Monday: I ended up in…

Monday: I ended up in an impromptu panel on writers in mid-career; interesting. I felt a bit like an imposter at first, but it turned out that they were defining mid-career as 'no longer trying to break in' and 'still actively trying to write.' So okay. Other than that panel, most of the rest of the day was running around packing various things -- clothes and art and books from the co-op table. I did have that interstitial arts conversation very quickly with Ellen and Delia that day, which may allow some interesting propositions for collaboration between our two foundations. The most imminent one is that we may end up administering their Endicott Studio retreat space for them, giving writers access to a beautiful place to run away to and write for a few days. It's a small space -- big enough for one writer or a very friendly couple. Lots of details to talk about before we can figure out if we can take it on, but it sounds promising right now. I do still want to put together a list at some point of potential larger workshop spaces...eventually. There will be time.

Here are the numbers on the SLF Small Press Co-op at WisCon:

Participating Presses: 14 (roughly)

Total small press income: $991.00

Total SLF memberships sold: 25 (at discounted price of $20 each)

Total SLF income after table cost and discounts on books (we gave 20% to SLF members on books we were selling at the table, which comes out of our profits, naturally, rather than the presses'): $473.00 -- I see a travel grant in our near future :-)


Generally, sales ranged from none (for some large trade paperbacks from one press, some of Kat's postcards and greeting cards, and a few zines) to very strong (for my books, the Rabid Transit chapbooks, Kat's bookmarks, and David Lunde's poetry chapbooks). We sold out of my cookbooks and my new Silence collection by the third day; we sold out of our five copies of the Strange Horizons book by the second day.

It was very clear that your items were much more likely to sell when you were working the table yourself. We took shifts, and for example, most of David's chapbooks sold while he was actually there. And the bulk of the SLF memberships were sold when I was actually there, probably because I was the only one actively asking every person who walked up to the table whether they were interested in learning more about the SLF. We'd also get a run of requests for a title after the author had been on a panel or done a reading, unsurprisingly -- but I was surprised to see just how clear a correlation there was. And finally, cover design clearly played a large part in the random sales that occurred -- certain books got picked up and looked at much more often than others, and when I asked why, the response was generally that the cover art or design layout looked attractive or intriguing.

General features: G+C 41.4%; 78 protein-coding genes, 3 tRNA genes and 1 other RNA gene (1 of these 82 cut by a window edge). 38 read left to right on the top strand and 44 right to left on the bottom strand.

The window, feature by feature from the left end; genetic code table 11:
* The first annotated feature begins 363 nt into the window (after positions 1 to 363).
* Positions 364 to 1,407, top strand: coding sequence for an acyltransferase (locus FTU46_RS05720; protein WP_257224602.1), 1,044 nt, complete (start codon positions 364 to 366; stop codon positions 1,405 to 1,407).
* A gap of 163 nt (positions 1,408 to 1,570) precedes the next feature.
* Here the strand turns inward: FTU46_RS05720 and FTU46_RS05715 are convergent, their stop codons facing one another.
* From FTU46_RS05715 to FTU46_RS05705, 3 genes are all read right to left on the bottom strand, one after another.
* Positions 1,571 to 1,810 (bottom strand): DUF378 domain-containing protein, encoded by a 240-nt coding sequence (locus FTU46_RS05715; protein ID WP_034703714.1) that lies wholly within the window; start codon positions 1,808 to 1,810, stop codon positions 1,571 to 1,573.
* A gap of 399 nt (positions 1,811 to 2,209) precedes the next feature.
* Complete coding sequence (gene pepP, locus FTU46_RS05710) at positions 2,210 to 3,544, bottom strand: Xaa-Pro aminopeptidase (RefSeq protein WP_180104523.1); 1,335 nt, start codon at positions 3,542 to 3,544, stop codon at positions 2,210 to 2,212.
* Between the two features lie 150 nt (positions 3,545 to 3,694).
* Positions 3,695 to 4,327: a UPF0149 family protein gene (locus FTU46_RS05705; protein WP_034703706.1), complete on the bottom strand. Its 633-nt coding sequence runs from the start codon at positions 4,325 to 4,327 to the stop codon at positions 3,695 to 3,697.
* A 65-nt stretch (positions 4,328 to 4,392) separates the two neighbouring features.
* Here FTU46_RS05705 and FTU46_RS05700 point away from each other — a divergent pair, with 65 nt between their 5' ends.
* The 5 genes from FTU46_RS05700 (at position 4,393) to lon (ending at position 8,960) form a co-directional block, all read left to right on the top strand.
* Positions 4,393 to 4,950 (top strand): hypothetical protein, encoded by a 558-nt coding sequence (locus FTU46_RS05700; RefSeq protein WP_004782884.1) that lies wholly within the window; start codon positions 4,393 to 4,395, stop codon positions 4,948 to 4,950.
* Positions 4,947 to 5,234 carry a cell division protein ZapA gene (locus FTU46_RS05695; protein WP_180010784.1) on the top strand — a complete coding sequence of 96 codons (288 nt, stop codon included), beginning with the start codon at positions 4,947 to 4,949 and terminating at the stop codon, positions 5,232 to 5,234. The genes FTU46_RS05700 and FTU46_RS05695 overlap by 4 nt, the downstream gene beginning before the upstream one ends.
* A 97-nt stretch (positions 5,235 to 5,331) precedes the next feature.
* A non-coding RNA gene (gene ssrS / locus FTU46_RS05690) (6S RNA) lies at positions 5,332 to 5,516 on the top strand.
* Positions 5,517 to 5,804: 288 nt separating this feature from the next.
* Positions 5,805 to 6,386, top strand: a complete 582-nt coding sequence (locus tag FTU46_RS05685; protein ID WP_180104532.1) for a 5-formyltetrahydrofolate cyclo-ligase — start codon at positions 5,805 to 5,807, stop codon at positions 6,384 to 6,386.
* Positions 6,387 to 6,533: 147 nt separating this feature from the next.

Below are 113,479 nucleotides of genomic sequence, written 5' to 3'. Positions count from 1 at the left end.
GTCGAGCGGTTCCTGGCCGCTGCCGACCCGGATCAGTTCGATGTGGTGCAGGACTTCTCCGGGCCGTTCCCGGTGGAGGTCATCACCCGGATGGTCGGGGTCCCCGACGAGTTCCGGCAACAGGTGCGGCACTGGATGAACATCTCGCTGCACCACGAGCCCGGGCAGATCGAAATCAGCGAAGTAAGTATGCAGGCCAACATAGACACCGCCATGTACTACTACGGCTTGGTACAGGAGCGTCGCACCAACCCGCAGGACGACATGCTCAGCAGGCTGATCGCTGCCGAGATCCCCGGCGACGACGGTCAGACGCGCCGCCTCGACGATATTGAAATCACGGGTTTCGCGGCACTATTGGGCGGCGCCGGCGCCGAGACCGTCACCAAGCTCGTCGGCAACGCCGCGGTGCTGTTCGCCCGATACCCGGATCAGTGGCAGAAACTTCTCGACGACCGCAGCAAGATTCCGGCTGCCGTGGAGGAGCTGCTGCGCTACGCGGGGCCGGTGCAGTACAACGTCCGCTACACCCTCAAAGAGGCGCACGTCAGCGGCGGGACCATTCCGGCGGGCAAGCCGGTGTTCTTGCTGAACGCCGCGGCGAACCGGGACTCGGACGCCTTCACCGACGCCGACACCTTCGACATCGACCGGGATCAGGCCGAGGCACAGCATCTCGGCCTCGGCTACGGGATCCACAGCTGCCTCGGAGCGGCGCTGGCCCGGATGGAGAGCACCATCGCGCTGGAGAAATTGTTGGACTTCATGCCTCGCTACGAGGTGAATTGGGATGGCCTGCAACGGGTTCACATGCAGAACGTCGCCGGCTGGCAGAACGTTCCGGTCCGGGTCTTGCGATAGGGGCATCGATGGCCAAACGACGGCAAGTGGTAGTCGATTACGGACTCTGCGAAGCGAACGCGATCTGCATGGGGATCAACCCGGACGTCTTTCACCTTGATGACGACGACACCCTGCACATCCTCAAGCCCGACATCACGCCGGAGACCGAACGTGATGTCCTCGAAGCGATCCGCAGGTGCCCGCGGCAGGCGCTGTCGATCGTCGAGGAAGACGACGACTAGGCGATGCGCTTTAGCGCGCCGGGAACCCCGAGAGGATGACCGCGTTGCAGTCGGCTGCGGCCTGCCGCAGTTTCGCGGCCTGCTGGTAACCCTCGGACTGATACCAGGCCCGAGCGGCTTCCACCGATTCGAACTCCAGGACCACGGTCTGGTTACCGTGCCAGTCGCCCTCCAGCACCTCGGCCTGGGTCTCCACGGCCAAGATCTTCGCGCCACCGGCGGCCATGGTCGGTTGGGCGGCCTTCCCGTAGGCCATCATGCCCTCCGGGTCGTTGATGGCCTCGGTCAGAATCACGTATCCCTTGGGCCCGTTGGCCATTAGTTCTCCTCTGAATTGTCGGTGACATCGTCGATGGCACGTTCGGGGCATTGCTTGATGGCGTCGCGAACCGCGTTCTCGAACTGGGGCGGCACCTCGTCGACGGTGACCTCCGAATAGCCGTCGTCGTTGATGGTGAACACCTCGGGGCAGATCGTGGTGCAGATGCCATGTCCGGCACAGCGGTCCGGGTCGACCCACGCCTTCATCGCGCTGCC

I feel a bit bad about the one press who shipped in books that didn't sell at all; we were planning on shipping them back COD, but I'm going to ask if she'd rather we held on to them and tried to sell them at our table at World Fantasy (assuming we get one). Overall, though, I'd call this a rip-roaring success, and I'm really glad we did it. Next year, two tables! And more help staffing. :-) Though the staffers we had were absolutely terrific -- they were reliable, prompt, and made set-up and break-down a breeze. Good job, all!

2 thoughts on “Monday: I ended up in…”

  1. Re cover art: I know that only a few people (like me) really care about nitpicky details of internal layout, but I think it’s a good point that most people (in this sort of convention context) care about the outside of the book: if a casual passerby isn’t familiar with the author or the title or the publisher, and the person behind the table doesn’t explicitly point the passerby to the book, then the cover is the only thing that they can initially judge the book by.

    (Though this may not be so true in bookstores, where the spine may be the only thing visible.)

    So maybe in addition to the SLF’s layout guide, you ought to get a book designer to put together a cover-design guide. It could cover (heh) at least three things: (a) the rudiments of creating an attractive and eye-catching overall design (layout, color choice, positioning of text and art, etc); (b) how to create artwork that will look professional on a POD cover (’cause some POD books have really low-resolution computery-looking cover art, while others have very nicely reproduced art; I’m not sure how one ensures that the reproduction will look good) (but this may be another thing that only a few people care about anyway; certainly some art that looks low-res and cheaply reproduced to me looks fine to other people); and (c) the importance of having good-looking cover art (granted this is a very subjective matter, but I’ve seen some small-press books where the cover art itself looked to me like it’d been drawn by an amateur artist, which doesn’t give me high hopes for the quality of the content, even though I know I shouldn’t judge the book by the cover), with perhaps some pointers on where to find good artists (ASFA, maybe?) and what one can expect to pay, etc.

  2. Well, I’m really pleased that the SLF sales were so notable 🙂 Also, always nice to hear that Strange Horizons as well as your Lethe titles did well. Hopefully next year someone from Lethe can be on hand to help out.

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